Leader Shortage? Change the Culture
Q. My congregation had a very difficult time last spring finding anyone to serve on the governing board and an even harder time getting someone to agree to be president. It also seems to be a perennial struggle to keep our committee chairs filled. People just don't seem willing to serve here. Can anyone offer advice?
A. "I confess to being a systems thinker," says Qiyamah Rahman, district executive of the Thomas Jefferson district. "Ask yourself, 'what is going on in the larger system that we are not bringing in new members who then get nurtured and mentored into leadership roles in our congregation?'
"Peter Steinke, author of two books on systems thinking, How Your Church Family Works and Healthy Congregations, encourages a focus on your strengths rather than on your deficits. A healthy congregation develops and nurtures leadership. One of the ways this can be accomplished is expressed in Jean Morris Trumbauer's book, Sharing the Ministry. She encourages setting up systems and processes that help everyone to find their passions. When our congregations needs meet our members' passions they become participants in shared ministry.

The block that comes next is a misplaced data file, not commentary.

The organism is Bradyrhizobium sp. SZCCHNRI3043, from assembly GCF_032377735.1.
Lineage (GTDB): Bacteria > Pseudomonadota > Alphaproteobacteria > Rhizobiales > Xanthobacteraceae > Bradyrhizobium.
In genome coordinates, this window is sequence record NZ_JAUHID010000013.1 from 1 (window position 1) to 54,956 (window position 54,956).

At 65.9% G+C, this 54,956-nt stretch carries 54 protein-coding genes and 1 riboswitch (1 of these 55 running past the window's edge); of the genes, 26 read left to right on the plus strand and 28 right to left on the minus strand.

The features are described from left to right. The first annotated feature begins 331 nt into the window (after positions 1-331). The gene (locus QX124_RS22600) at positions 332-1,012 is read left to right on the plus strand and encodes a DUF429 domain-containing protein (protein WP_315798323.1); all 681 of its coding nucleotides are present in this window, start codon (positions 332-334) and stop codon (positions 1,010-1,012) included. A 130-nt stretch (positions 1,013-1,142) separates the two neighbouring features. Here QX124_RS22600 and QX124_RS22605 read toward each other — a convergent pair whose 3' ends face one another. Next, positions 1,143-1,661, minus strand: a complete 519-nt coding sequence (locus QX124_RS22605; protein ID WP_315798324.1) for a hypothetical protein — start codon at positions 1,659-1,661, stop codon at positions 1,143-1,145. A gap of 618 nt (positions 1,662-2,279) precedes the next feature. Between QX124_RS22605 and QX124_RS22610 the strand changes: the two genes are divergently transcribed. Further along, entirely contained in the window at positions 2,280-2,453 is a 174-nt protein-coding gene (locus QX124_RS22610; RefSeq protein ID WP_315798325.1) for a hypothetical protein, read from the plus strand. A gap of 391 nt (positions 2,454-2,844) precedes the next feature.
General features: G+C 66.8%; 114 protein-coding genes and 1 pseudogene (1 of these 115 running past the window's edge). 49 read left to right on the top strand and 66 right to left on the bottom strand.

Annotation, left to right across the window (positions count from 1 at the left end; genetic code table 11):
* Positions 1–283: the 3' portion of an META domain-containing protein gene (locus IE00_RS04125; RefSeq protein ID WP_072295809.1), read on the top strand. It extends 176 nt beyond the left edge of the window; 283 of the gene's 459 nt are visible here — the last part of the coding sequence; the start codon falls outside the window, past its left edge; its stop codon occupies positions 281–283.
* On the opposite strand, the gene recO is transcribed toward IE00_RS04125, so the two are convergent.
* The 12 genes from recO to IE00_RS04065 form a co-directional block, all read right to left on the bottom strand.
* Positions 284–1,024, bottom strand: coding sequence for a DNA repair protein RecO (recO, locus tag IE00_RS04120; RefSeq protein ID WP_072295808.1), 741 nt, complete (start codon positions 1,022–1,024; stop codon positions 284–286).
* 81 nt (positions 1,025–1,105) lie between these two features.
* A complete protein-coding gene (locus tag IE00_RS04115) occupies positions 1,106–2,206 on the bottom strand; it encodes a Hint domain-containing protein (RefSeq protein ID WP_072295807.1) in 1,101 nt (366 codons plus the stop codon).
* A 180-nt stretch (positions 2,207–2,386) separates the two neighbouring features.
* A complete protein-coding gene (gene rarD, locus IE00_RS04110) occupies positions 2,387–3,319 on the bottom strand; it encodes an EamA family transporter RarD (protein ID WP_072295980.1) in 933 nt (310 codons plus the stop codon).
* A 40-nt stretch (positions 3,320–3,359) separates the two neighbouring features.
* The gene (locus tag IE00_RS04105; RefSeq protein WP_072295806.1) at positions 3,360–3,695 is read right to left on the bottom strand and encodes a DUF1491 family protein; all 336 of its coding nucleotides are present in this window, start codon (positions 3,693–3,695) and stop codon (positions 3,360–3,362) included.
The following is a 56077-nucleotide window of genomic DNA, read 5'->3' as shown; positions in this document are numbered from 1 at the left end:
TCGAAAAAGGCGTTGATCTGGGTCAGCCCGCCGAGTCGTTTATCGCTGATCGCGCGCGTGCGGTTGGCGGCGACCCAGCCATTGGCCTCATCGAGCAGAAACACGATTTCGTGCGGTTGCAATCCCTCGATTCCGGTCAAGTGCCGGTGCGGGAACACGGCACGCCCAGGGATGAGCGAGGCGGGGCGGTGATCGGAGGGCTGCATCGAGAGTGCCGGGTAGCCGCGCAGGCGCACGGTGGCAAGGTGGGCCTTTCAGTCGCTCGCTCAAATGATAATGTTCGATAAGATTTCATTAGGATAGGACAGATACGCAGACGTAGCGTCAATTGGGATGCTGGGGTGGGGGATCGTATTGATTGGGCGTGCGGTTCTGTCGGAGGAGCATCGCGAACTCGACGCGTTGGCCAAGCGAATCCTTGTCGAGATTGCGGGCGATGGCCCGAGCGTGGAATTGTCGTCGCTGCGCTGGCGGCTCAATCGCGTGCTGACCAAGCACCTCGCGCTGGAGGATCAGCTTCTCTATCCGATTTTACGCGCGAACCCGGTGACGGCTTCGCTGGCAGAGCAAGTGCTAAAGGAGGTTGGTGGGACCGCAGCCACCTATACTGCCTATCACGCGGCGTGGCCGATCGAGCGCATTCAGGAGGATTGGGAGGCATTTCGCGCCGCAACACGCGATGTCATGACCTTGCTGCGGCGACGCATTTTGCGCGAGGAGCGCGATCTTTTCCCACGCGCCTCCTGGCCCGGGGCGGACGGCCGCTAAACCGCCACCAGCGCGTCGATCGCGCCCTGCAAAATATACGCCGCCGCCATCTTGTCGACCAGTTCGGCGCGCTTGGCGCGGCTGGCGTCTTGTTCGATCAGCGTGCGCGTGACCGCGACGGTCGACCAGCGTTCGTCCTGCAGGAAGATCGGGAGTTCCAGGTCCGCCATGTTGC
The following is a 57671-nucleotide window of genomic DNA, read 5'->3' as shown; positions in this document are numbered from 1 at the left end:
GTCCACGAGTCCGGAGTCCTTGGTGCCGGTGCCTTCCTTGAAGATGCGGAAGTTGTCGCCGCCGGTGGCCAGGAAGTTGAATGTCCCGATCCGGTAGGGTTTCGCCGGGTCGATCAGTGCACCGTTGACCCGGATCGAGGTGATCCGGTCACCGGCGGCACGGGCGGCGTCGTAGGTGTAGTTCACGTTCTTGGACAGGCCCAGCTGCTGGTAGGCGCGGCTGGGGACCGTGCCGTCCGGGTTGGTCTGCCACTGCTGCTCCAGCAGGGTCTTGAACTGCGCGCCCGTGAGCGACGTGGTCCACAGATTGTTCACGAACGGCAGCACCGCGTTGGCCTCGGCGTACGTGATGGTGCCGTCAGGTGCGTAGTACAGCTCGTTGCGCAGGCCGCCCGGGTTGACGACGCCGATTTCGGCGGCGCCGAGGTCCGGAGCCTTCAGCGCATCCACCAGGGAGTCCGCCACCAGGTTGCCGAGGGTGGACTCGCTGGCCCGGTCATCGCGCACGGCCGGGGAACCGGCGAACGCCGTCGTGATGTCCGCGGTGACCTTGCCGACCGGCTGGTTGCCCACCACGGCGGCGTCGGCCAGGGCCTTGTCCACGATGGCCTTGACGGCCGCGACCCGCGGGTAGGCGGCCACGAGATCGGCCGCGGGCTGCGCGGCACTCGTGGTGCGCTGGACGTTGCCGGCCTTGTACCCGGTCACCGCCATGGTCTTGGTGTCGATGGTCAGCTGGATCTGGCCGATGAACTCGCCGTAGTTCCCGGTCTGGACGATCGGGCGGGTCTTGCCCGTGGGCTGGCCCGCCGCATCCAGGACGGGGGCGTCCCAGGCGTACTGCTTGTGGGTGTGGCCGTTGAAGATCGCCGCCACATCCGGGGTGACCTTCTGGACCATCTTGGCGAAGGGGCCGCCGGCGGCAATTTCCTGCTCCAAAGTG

"Merton Strommen, in his book Innovative Church, characterizes the innovative church as one that is committed to needed change, possesses an affirming attitude toward its members, and encourages an openness to experimentation and new ideas."
A culture change might be necessary, requiring a deliberate shift in the board's and the congregation's way of doing things. Are you ready to change? When we are facing change we often have to remind ourselves that what we are doing is not working, and furthermore, if we keep doing what we have always done we will get what we have always gotten! The choice is yours. Good luck!"